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Cost-Benefit Analysis Of The Dutch Nature Conservation Policy: Direct, Indirect Effects And Transaction Costs Of The Ecological Main Structure In The Netherlands

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  • Jongeneel, Roelof A.
  • Polman, Nico B.P.
  • Slangen, Louis H.G.
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    Abstract

    The scattering of nature areas in the Netherlands and the increased demand for nature lead to a governmental project in 1990 to complete a network of nature favouring areas, the ecological main structure, in 2018. The financial and economic costs and benefits of this project were analysed. Targets for purchasing of agricultural land and conversion into nature were adjusted several times as the land price doubled between 1995 and 2000. The purchasing rate still has to double, which will probably drive up the land price even further. The alternative is long-term contracts with farmers or private landowners for nature conservation.

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    Bibliographic Info

    Paper provided by European Association of Agricultural Economists in its series 2008 International Congress, August 26-29, 2008, Ghent, Belgium with number 43970.

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    Date of creation: 2008
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    Handle: RePEc:ags:eaae08:43970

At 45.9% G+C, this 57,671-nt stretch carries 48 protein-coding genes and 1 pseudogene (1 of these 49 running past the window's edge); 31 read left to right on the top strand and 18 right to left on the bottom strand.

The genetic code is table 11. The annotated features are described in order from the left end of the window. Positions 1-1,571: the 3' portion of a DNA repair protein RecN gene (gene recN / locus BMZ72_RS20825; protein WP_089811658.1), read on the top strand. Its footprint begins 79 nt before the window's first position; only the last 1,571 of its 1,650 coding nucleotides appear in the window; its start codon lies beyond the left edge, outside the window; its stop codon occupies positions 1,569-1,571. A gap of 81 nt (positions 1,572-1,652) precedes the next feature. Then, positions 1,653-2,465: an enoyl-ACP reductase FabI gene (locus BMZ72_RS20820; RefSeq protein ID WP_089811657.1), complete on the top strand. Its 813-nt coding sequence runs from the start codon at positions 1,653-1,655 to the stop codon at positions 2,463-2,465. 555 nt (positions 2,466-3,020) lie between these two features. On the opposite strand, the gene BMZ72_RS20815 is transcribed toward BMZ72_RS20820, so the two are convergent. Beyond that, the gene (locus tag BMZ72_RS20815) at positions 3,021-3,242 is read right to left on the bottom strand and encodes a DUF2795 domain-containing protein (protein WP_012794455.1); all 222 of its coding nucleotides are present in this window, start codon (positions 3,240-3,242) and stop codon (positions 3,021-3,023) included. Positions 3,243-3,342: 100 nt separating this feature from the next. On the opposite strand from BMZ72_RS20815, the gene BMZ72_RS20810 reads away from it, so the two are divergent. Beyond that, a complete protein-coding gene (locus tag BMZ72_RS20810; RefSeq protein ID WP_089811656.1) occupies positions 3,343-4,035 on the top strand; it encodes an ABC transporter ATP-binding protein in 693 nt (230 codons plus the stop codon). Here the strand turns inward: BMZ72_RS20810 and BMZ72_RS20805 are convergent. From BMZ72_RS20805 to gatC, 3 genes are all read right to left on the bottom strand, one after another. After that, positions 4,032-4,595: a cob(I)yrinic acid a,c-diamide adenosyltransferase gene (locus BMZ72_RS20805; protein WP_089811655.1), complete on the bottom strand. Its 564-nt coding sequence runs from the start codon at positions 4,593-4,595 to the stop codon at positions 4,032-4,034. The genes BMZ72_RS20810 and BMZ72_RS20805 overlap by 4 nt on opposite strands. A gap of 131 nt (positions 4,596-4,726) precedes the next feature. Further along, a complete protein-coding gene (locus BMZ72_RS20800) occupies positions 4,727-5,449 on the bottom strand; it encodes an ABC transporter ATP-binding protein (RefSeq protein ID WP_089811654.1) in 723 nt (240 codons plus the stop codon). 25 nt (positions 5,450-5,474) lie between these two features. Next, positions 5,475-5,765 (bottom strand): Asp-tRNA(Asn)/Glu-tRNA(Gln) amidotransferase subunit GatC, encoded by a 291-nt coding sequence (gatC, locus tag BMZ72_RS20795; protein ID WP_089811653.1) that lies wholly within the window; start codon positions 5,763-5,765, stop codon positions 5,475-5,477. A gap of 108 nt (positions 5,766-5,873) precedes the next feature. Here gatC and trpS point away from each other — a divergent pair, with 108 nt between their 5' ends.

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    Keywords: cost-benefit analysis; transaction costs; land market; Resource /Energy Economics and Policy;

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    1. Oliver Hart & Andrei Shleifer & Robert W. Vishny, 1996. "The Proper Scope of Government: Theory and an Application to Prisons," NBER Working Papers 5744, National Bureau of Economic Research, Inc.
    2. Robert Innes & Stephen Polasky & John Tschirhart, 1998. "Takings, Compensation and Endangered Species Protection on Private Lands," Journal of Economic Perspectives, American Economic Association, vol. 12(3), pages 35-52, Summer.
    3. Katherine Falconer & Pierre Dupraz & Martin Whitby, 2001. "An Investigation of Policy Administrative Costs Using Panel Data for the English Environmentally Sensitive Areas," Journal of Agricultural Economics, Wiley Blackwell, vol. 52(1), pages 83-103.
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